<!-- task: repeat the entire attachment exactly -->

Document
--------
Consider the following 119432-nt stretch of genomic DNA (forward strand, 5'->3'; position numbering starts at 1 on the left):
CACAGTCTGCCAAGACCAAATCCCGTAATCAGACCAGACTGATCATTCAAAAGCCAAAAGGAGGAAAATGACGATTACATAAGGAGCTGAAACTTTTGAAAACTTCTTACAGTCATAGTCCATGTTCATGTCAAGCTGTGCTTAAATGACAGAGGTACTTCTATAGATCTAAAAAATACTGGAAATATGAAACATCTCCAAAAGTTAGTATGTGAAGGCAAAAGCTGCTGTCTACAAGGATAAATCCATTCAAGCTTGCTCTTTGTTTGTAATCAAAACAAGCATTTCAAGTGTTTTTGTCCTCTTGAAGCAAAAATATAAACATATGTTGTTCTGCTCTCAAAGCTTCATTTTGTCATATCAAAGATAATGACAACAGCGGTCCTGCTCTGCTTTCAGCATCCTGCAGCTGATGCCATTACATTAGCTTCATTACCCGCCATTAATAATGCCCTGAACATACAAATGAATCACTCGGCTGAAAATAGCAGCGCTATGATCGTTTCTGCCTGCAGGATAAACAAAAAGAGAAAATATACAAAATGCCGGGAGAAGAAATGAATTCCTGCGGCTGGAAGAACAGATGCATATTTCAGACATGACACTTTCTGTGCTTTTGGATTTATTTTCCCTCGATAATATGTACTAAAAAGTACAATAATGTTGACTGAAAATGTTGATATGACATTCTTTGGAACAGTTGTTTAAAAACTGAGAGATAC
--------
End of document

Consider the following 119432-nt stretch of genomic DNA (forward strand, 5'->3'; position numbering starts at 1 on the left):
CACAGTCTGCCAAGACCAAATCCCGTAATCAGACCAGACTGATCATTCAAAAGCCAAAAGGAGGAAAATGACGATTACATAAGGAGCTGAAACTTTTGAAAACTTCTTACAGTCATAGTCCATGTTCATGTCAAGCTGTGCTTAAATGACAGAGGTACTTCTATAGATCTAAAAAATACTGGAAATATGAAACATCTCCAAAAGTTAGTATGTGAAGGCAAAAGCTGCTGTCTACAAGGATAAATCCATTCAAGCTTGCTCTTTGTTTGTAATCAAAACAAGCATTTCAAGTGTTTTTGTCCTCTTGAAGCAAAAATATAAACATATGTTGTTCTGCTCTCAAAGCTTCATTTTGTCATATCAAAGATAATGACAACAGCGGTCCTGCTCTGCTTTCAGCATCCTGCAGCTGATGCCATTACATTAGCTTCATTACCCGCCATTAATAATGCCCTGAACATACAAATGAATCACTCGGCTGAAAATAGCAGCGCTATGATCGTTTCTGCCTGCAGGATAAACAAAAAGAGAAAATATACAAAATGCCGGGAGAAGAAATGAATTCCTGCGGCTGGAAGAACAGATGCATATTTCAGACATGACACTTTCTGTGCTTTTGGATTTATTTTCCCTCGATAATATGTACTAAAAAGTACAATAATGTTGACTGAAAATGTTGATATGACATTCTTTGGAACAGTTGTTTAAAAACTGAGAGATAC